Washing microplates may seem a simple task, but depending on the application, plate type, throughput and other factors, the requirements of the plate washer needed can be dramatically different. You will find more information below about types and characteristics of microplate washers, including:
- Type of wash head
- Type of stacker
Strip washers normally use an 8-way manifold (less often a 12-way one) as wash head, so they wash columns (or strips) one by one. This makes washing relatively slow. Strip washers are affordable instruments and often lack the functions of full-plate washers. This type of washers is often used as ELISA washers for laboratories handling only one or a few plates per day.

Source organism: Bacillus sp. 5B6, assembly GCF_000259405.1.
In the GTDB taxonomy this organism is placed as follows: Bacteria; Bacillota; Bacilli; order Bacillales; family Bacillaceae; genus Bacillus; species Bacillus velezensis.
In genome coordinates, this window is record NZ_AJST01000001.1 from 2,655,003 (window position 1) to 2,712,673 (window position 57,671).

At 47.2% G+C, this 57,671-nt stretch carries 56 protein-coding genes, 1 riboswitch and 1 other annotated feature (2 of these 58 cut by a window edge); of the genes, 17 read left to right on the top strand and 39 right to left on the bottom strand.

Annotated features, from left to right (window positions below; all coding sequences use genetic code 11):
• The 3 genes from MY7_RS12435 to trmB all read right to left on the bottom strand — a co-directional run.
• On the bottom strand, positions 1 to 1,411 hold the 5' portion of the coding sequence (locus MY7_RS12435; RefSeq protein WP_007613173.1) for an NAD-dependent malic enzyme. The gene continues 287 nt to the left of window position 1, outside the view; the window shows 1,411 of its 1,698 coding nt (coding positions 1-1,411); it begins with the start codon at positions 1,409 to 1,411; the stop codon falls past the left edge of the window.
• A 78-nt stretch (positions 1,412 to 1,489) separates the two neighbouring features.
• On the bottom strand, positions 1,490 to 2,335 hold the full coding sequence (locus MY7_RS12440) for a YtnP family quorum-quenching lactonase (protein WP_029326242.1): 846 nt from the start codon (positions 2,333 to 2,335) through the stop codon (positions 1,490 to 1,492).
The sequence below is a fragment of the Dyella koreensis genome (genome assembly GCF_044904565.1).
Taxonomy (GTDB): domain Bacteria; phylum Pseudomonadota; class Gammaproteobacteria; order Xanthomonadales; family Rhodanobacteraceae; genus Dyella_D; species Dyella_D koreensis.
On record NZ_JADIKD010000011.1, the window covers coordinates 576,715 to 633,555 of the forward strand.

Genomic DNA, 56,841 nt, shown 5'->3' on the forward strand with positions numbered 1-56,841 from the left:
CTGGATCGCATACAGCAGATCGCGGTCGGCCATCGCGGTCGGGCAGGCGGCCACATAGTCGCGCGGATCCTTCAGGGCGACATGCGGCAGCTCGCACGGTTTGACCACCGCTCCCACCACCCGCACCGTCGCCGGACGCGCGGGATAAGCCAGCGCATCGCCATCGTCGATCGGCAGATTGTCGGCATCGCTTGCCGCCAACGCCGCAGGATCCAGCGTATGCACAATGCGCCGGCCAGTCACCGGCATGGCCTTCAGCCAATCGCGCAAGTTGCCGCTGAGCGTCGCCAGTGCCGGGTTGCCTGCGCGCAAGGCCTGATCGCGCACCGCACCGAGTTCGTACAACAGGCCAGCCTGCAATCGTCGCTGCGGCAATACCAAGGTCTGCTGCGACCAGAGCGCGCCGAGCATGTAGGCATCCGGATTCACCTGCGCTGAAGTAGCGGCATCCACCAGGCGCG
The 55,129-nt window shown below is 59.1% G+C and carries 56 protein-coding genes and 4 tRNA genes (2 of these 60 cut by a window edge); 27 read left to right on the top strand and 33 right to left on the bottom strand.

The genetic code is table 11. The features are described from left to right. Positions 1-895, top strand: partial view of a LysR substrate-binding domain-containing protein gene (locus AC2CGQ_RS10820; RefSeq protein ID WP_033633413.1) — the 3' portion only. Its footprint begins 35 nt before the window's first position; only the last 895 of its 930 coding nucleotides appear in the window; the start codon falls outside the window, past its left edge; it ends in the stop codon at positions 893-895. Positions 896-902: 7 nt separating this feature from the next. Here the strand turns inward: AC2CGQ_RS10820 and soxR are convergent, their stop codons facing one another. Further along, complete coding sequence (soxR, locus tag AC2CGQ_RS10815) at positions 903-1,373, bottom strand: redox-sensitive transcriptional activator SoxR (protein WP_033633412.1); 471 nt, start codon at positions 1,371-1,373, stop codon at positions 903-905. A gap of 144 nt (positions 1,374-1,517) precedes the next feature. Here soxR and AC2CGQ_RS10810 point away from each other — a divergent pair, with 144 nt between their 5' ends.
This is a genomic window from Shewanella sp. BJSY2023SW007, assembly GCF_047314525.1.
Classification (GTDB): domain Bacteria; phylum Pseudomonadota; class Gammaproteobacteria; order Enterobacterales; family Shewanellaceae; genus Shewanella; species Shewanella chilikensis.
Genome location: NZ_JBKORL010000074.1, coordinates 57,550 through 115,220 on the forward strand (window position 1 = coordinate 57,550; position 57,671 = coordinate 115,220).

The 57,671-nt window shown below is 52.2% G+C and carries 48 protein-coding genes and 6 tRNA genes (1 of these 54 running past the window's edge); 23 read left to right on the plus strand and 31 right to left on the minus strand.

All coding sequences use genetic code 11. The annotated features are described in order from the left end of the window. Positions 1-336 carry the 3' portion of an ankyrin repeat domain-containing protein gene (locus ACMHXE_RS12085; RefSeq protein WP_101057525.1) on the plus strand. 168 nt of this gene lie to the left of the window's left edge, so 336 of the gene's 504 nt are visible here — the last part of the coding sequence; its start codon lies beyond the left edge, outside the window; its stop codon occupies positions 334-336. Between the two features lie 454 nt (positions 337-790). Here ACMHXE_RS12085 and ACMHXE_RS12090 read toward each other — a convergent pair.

High-performance microplate washers use a full-plate washing head instead of a manifold. Washing 96 wells at a time is much faster than washing strips one by one, and this makes full-plate microplate washers the instrument of choice for time-critical assays and high-throughput applications. Full-plate microplate washers are more expensive than strip washers but have better performance and options; for example, many of them have angled dispensing tips for gentle washing of cells, and are thus the instrument of choice for demanding applications. The Zoom HT plate washer is a good example of full-plate washer: thanks to its 96-channel wash head, it needs only 17 seconds to wash a 96-well plate 3 times with 300 µL.